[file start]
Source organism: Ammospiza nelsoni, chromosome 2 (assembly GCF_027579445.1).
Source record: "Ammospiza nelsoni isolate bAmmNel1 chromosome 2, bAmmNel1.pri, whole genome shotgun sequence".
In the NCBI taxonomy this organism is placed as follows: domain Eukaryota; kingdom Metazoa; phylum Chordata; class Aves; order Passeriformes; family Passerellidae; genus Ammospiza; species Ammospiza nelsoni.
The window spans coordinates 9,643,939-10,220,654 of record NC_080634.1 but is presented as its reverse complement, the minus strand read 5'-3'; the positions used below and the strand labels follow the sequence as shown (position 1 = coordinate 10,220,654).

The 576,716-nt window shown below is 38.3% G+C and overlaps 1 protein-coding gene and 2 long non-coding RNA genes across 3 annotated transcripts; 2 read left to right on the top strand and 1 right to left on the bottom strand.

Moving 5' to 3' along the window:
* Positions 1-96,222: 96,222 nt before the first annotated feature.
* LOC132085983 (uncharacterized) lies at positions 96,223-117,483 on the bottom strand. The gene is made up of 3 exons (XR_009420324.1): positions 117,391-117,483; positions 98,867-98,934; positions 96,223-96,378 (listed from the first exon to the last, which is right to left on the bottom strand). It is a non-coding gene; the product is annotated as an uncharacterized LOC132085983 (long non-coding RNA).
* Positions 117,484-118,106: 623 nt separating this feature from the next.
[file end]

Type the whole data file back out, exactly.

Source organism: Ammospiza nelsoni, chromosome 2 (assembly GCF_027579445.1).
Source record: "Ammospiza nelsoni isolate bAmmNel1 chromosome 2, bAmmNel1.pri, whole genome shotgun sequence".
In the NCBI taxonomy this organism is placed as follows: domain Eukaryota; kingdom Metazoa; phylum Chordata; class Aves; order Passeriformes; family Passerellidae; genus Ammospiza; species Ammospiza nelsoni.
The window spans coordinates 9,643,939-10,220,654 of record NC_080634.1 but is presented as its reverse complement, the minus strand read 5'-3'; the positions used below and the strand labels follow the sequence as shown (position 1 = coordinate 10,220,654).

The 576,716-nt window shown below is 38.3% G+C and overlaps 1 protein-coding gene and 2 long non-coding RNA genes across 3 annotated transcripts; 2 read left to right on the top strand and 1 right to left on the bottom strand.

Moving 5' to 3' along the window:
* Positions 1-96,222: 96,222 nt before the first annotated feature.
* LOC132085983 (uncharacterized) lies at positions 96,223-117,483 on the bottom strand. The gene is made up of 3 exons (XR_009420324.1): positions 117,391-117,483; positions 98,867-98,934; positions 96,223-96,378 (listed from the first exon to the last, which is right to left on the bottom strand). It is a non-coding gene; the product is annotated as an uncharacterized LOC132085983 (long non-coding RNA).
* Positions 117,484-118,106: 623 nt separating this feature from the next.